For the last session Wieland was in charge again and he rather worryingly asked for questions to be written on pieces of paper and placed in a box on stage to be answered before he would take questions from the floor (“if there was time”). After all there was a room full of publications, videos, games, CDs, puzzles, magazines, etc. that people had to have a chance to purchase. And they did! Time and again they ran out of “special” packs of his little paperback books at $125 a piece. I was flabbergasted — the turnover for the weekend must have been in excess of $10,000 I would estimate. Not to mention the donations in the offering buckets (I saw many $20 bills) and all the subscriptions to Creation ex Nihilo he signed up — a huge ongoing source of funds for this highly profitable, non-taxed multinational business (“non-profit” — yeah, right!).

Anyway, back to the questions. We decided that we would take our chances and try for questions from the floor rather than risk having them censored from the box. To his credit Wieland did answer a few curly ones from the box, but there were quite a few that he read to himself on stage and then quickly put right back as they were “the same as the last one”. Not very original, I thought! Finally the time did come for questions from the floor and I think we skeptics achieved some success. We did manage to dominate the question session and got to engage Wieland in debate from the floor at length. And again, to his credit, Wieland didn’t cut us off short and I was a bit unprepared for that! Whether we changed any minds amongst the believers is debatable. However, I do think we served as a good foil to his unquestioning dogma and I do believe that we may have stopped some people from swallowing his slick show hook, line and sinker.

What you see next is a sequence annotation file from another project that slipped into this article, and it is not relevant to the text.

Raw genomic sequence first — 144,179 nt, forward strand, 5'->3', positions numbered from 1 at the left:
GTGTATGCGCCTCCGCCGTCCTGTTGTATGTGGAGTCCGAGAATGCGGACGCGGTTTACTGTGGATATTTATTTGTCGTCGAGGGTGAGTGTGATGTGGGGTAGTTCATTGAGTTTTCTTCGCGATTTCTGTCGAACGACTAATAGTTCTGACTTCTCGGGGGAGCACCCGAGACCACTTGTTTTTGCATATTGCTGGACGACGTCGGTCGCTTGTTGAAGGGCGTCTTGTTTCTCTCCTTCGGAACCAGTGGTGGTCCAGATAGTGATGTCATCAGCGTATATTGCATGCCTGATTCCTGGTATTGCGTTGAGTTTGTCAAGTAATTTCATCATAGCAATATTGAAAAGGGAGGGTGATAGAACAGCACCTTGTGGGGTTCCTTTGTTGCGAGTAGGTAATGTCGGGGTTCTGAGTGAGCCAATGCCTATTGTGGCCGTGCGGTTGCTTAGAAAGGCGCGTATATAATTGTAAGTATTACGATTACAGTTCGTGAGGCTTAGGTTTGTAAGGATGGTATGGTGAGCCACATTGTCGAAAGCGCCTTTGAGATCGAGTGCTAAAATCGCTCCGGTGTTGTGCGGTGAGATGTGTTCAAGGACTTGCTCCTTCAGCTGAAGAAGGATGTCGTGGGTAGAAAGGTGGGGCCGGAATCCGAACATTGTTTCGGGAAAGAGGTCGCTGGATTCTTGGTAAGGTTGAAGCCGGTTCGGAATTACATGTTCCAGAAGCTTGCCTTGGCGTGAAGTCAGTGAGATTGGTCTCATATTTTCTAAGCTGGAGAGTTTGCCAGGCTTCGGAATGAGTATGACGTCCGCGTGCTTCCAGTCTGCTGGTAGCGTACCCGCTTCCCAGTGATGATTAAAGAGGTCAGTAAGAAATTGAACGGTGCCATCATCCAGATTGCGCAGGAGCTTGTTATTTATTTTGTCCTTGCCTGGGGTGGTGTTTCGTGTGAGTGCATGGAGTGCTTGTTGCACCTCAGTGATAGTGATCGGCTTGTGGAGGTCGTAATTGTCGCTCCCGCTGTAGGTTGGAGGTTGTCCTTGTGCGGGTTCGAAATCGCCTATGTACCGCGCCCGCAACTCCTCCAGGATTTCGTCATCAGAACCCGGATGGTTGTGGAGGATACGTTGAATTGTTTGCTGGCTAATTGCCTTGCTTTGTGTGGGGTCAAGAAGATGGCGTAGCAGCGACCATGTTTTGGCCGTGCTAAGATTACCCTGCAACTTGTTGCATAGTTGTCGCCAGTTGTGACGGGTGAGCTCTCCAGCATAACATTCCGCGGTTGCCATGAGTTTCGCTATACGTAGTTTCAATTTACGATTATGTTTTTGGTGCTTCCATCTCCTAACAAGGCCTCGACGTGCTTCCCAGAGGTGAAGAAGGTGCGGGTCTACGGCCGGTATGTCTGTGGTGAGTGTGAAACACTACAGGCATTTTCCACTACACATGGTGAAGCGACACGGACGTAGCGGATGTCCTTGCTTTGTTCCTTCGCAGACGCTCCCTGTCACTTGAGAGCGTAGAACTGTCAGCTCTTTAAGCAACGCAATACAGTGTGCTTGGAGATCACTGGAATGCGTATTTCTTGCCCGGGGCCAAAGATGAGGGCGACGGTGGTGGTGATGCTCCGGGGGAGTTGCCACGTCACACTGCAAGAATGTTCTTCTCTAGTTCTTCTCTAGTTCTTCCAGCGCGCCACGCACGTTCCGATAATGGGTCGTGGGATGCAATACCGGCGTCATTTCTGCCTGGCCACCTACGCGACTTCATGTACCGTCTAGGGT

The three meetings the next day were just as big and the last one had over 350 people in attendance. Interestingly, no questions were allowed from the floor for any of them. I also noted that Wieland did tone down some of the outrageous things he had been saying that we had challenged him on but that was probably only because I made sure he could see me watching him from the audience!

Is It Worth It?

So was it all worth the effort? I do believe so. It’s only the fence sitters that we have a chance of saving, but that alone is worth the seven-hour return drive, the costs, and time spent doing research on their techniques and ideas, etc. What’s the point of being a NZ Skeptic if all we do is talk amongst ourselves … there’s serious work to be done. They are after our children. I learnt at the Coromandel meeting that the pastor of the Elim church, who hosted Adrian Bates, is now the head of the Coromandel Area School BOT and has instigated little lunchtime religious chats for the kids. The science department is furious, as one would expect. So there’s lots for us to do. We must be vigilant and regularly scan the local church notices to see who’s coming to town. These creationists are not just a wacky overseas problem; they are in our community and in our schools right now. We all need to get involved and perhaps get sufficiently organised nationally so that no creationist meeting anywhere in NZ is without at least one skeptic in the audience.